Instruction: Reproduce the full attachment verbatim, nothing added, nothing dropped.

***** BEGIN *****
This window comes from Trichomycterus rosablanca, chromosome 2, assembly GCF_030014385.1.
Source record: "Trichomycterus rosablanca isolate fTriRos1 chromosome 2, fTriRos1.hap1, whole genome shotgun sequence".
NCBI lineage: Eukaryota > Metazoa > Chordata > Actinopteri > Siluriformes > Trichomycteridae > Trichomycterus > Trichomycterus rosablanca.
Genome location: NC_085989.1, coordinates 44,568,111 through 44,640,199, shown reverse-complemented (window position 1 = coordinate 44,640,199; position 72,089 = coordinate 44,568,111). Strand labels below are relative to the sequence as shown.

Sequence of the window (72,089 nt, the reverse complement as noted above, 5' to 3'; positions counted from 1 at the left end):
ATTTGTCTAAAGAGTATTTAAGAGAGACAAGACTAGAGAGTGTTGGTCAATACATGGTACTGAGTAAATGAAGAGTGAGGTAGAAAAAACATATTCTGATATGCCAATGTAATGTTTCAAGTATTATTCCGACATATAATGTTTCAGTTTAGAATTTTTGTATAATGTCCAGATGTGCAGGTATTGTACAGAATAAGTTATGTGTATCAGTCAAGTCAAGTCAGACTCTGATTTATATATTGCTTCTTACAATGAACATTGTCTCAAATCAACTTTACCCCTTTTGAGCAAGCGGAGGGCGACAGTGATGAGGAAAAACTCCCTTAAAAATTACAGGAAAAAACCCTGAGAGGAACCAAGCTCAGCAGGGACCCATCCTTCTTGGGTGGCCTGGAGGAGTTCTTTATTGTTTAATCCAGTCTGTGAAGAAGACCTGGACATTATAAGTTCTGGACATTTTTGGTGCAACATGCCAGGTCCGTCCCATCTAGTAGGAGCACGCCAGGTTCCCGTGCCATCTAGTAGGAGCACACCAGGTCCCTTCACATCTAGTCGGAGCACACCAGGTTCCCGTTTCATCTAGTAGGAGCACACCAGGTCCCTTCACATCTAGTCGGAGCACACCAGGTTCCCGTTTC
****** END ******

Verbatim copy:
This window comes from Trichomycterus rosablanca, chromosome 2, assembly GCF_030014385.1.
Source record: "Trichomycterus rosablanca isolate fTriRos1 chromosome 2, fTriRos1.hap1, whole genome shotgun sequence".
NCBI lineage: Eukaryota > Metazoa > Chordata > Actinopteri > Siluriformes > Trichomycteridae > Trichomycterus > Trichomycterus rosablanca.
Genome location: NC_085989.1, coordinates 44,568,111 through 44,640,199, shown reverse-complemented (window position 1 = coordinate 44,640,199; position 72,089 = coordinate 44,568,111). Strand labels below are relative to the sequence as shown.

Sequence of the window (72,089 nt, the reverse complement as noted above, 5' to 3'; positions counted from 1 at the left end):
ATTTGTCTAAAGAGTATTTAAGAGAGACAAGACTAGAGAGTGTTGGTCAATACATGGTACTGAGTAAATGAAGAGTGAGGTAGAAAAAACATATTCTGATATGCCAATGTAATGTTTCAAGTATTATTCCGACATATAATGTTTCAGTTTAGAATTTTTGTATAATGTCCAGATGTGCAGGTATTGTACAGAATAAGTTATGTGTATCAGTCAAGTCAAGTCAGACTCTGATTTATATATTGCTTCTTACAATGAACATTGTCTCAAATCAACTTTACCCCTTTTGAGCAAGCGGAGGGCGACAGTGATGAGGAAAAACTCCCTTAAAAATTACAGGAAAAAACCCTGAGAGGAACCAAGCTCAGCAGGGACCCATCCTTCTTGGGTGGCCTGGAGGAGTTCTTTATTGTTTAATCCAGTCTGTGAAGAAGACCTGGACATTATAAGTTCTGGACATTTTTGGTGCAACATGCCAGGTCCGTCCCATCTAGTAGGAGCACGCCAGGTTCCCGTGCCATCTAGTAGGAGCACACCAGGTCCCTTCACATCTAGTCGGAGCACACCAGGTTCCCGTTTCATCTAGTAGGAGCACACCAGGTCCCTTCACATCTAGTCGGAGCACACCAGGTTCCCGTTTC